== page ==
When you take the crust out of the oven, be sure to cover the handle with a dish towel or oven mitt!!! You WILL forget that the pan is hot and grab that handle. The towel or mitt will remind you and help to prevent an accidental burn.

An overhead image of baked pepperoni Socca Pizza in an iron skillet by

Toppings for socca pizza

Once the crust is baked, it’s time to top it. I went with a simple pre-made pizza sauce and traditional toppings, mozzarella and pepperoni.

I don’t use a ton of sauce. As mentioned above, the crust is essentially a thin, crispy edged pancake. It doesn’t need a ton of sauce.

I’ve found that a spoonful or so is plenty. I’ve also found that using a silicone pastry brush {aff. link} makes easy work of spreading pizza sauce around.

I especially like using the brush when using those (not low carb) prebaked brick oven style rectangular pizza crusts. They have so many bubbles and ripples on top that trying to spread sauce with a spoon can be frustrating.

When I figured out that a brush would work, it was slightly life changing.

This crust doesn’t have all of those hills and valleys of a prebaked bubbly crust, but the brush was still more effective than the back of a spoon or ladle, especially when you’re trying to evenly spread a small amount of sauce. You’ll see. Try it!

A side view of a spatula lifting a slice of Socca Pizza out of an iron skillet by

Can I freeze socca?

Yes. I freeze cooked and cooled socca wrapped in plastic wrap, then place it flat in a zip top freezer bag.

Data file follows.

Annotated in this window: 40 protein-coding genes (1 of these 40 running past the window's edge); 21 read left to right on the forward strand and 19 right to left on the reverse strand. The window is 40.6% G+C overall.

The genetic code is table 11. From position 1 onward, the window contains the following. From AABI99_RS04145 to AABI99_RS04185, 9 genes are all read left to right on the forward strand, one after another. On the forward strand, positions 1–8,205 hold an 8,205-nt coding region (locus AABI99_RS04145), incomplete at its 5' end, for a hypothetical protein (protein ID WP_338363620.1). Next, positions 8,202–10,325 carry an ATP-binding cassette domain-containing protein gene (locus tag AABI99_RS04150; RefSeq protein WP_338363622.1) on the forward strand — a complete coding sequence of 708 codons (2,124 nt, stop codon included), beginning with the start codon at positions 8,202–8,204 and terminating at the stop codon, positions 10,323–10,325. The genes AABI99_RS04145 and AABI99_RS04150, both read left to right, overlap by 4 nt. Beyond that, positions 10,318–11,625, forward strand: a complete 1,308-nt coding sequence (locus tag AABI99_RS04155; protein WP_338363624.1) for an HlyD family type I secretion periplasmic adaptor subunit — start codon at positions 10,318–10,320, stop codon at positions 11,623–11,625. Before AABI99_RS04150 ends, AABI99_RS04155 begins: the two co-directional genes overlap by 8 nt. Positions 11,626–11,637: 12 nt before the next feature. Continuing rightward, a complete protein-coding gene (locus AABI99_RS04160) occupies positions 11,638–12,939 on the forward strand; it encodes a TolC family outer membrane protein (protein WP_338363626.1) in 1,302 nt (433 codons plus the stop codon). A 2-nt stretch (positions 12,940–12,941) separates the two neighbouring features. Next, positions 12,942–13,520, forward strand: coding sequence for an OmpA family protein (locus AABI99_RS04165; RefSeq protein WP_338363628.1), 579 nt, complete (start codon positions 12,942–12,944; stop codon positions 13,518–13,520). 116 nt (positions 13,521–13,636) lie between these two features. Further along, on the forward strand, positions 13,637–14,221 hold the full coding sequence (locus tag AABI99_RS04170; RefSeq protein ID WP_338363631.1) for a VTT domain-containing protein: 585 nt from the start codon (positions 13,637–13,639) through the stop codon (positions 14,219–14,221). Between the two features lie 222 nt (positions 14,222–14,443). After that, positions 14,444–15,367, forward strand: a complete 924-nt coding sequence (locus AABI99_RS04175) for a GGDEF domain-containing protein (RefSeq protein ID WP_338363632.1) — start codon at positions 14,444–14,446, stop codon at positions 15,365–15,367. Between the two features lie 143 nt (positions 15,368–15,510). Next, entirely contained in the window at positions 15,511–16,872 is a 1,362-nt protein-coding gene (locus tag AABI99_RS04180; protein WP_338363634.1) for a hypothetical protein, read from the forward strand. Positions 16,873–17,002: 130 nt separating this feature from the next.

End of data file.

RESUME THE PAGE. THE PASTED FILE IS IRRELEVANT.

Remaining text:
What’s the best way to reheat frozen socca?

I happen to love the crispy edges of socca, so while you could theoretically microwave it, the best way to regain that initial texture is via direct heat.

The law in my house is never reheat pizza in the microwave. I feel the same way about this socca pizza.

Therefore, I recommend reheating at 400 degrees in a toaster oven or conventional oven with the socca placed directly on the oven rack. Heat for 5-10 minutes until heated through and edges are crisp and firm and toppings are bubbly.

So, it’s the first whole week of the new year. I know I’ll be eating lots of veggies and keeping sweets at bay. I also know that Socca Pizza is on the menu for a quick dinner this week.

Single slice of Socca Pizza on a white plate topped with basil by

Welcome 2020!

overhead of socca pizza in a cast iron pan

Socca Pizza

Yield: 1 (10" pizza)
Prep Time: 5 minutes
Cook Time: 25 minutes
Additional Time: 5 minutes
Total Time: 35 minutes

Socca pizza is a quick and delicious lower carb pizza option using socca, or farinata as its crust. This chickpea flour crust comes together with just a few ingredients, is fiber rich, higher in protein than wheat flour and naturally gluten free. Make a traditional pizza with mozzarella and pepperoni or top your crust with your favorite toppings.